Yeah, I really needed the organization and structure. I had no, I mean I didn't get into this because I was really organized and thoughtful about business. I just saw something that looked exciting and did it and then money came and I thought, oh no, what do I do? Or when do I say yes? When do I say no? I turns out. And I think I would guess most people who are in this type of self-employed work are, they get excited about business, but they don't have a grid for what, yes, no, maybe what makes sense that we love freedom. And yet freedom is also really scary because freedom can bring a lot of chaos. And so we need structure, but we also hate structure. So just kind of intention, the freedom and structure. But I think when we met, it was so good because I needed a coach, I needed someone to talk me through the reality of money.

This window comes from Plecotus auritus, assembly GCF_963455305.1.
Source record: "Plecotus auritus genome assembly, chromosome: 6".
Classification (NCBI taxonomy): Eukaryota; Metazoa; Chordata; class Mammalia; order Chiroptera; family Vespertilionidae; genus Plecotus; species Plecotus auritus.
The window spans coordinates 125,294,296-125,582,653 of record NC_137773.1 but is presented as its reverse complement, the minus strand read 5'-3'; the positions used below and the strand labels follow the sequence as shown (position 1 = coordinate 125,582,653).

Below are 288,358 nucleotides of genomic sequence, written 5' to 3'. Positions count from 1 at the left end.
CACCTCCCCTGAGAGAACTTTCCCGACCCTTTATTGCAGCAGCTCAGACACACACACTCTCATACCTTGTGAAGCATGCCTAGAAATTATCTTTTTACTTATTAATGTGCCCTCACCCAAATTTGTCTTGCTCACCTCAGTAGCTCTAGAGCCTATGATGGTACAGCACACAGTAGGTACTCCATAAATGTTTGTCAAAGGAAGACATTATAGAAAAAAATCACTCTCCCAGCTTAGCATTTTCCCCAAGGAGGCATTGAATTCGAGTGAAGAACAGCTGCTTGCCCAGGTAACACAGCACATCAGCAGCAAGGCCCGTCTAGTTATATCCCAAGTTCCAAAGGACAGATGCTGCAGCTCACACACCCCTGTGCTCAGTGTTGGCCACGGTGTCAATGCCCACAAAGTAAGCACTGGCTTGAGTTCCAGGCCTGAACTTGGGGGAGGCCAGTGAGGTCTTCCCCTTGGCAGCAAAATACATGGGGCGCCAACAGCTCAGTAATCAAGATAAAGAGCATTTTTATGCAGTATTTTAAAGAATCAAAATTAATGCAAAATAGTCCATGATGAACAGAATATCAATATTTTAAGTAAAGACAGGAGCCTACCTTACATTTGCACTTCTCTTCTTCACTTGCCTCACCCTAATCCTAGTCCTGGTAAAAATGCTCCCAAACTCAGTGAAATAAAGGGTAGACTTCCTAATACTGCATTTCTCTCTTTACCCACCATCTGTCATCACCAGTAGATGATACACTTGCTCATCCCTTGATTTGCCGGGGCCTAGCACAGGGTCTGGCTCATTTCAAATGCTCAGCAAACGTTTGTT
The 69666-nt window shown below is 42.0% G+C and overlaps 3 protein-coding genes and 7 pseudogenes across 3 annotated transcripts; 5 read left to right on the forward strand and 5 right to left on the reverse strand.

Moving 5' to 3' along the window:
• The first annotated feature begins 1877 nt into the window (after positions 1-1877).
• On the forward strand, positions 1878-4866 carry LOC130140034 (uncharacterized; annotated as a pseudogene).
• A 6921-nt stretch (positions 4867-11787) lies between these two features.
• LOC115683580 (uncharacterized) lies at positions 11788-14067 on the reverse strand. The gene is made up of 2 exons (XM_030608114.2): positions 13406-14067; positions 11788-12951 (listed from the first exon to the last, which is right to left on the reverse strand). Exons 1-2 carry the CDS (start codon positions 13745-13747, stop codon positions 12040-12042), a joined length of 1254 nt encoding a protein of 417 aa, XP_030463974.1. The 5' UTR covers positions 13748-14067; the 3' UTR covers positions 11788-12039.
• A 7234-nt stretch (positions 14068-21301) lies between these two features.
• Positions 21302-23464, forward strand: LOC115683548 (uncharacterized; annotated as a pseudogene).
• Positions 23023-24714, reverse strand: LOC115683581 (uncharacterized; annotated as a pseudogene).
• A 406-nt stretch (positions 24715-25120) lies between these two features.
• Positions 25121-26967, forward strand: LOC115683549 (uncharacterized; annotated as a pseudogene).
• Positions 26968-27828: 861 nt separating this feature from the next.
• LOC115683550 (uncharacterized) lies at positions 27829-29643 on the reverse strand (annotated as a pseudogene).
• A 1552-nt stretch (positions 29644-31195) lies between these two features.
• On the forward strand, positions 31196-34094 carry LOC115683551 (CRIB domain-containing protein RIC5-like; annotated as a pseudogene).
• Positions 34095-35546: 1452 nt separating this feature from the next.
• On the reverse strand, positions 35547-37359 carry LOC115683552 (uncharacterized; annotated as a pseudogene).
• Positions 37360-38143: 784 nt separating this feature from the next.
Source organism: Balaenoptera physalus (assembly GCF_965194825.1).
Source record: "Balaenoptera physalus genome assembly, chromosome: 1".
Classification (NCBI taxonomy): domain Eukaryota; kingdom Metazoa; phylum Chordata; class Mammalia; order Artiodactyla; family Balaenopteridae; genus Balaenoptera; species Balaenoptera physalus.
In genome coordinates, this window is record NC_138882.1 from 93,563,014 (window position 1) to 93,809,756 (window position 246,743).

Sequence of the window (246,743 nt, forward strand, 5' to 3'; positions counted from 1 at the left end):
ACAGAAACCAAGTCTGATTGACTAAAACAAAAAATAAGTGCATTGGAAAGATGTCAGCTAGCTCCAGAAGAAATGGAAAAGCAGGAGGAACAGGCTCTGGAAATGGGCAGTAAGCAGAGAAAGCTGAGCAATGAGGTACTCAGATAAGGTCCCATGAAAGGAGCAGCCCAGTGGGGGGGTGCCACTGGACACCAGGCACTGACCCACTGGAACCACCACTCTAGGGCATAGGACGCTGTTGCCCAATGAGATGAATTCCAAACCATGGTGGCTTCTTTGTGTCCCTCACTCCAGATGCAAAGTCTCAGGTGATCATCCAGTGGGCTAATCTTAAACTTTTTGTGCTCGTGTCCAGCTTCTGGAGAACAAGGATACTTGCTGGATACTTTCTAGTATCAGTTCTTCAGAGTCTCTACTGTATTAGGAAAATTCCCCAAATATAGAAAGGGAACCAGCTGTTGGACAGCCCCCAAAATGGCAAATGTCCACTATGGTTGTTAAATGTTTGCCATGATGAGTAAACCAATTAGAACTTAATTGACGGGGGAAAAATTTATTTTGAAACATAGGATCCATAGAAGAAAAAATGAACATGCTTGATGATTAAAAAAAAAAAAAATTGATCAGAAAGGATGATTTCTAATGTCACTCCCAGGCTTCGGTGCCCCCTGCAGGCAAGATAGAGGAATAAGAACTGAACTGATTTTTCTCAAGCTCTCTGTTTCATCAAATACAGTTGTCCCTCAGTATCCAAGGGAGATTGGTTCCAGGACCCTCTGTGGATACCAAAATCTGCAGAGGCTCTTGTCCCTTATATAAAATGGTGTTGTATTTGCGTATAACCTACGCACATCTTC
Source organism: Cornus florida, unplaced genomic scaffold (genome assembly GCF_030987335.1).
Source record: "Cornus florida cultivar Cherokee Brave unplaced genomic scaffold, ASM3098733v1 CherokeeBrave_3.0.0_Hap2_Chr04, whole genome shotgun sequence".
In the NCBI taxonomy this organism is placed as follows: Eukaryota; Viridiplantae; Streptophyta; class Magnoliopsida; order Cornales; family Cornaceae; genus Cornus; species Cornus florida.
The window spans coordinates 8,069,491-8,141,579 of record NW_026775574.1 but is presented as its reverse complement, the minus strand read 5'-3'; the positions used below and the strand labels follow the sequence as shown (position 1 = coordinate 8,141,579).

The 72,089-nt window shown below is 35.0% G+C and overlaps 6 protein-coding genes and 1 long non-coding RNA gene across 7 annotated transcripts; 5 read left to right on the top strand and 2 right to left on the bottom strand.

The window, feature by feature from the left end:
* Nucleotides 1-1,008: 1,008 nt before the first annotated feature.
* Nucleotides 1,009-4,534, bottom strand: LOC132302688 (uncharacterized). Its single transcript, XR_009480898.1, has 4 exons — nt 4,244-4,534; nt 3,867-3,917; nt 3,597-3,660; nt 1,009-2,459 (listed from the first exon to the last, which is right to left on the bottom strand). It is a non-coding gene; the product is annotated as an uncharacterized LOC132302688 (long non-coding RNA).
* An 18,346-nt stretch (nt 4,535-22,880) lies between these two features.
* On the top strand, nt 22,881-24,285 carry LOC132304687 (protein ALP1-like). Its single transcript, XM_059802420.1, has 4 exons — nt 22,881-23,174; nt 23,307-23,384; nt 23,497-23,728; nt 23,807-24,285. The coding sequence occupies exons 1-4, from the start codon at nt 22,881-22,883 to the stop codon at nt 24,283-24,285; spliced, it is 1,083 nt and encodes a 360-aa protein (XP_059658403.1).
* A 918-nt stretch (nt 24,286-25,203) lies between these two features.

Defining enough was huge and it was very connected to my household budget and what our family's needs are. And so you can talk about business all day and profit and your revenue, but if it's not connected to what you need at home, I needed a bridge. And because that would drive, one would drive the other and they're very connected. But a lot of times I would go to, I would hear business read books that were just about business. And I needed it to be connected to, well, what is my home life and what are the needs of my family and how do they relate? So as I was able to connect the dots and then how do I figure out pricing? And part of that journey was demystifying money. There really are real formulas for pricing. And it's not just shot in the dark, what feels right.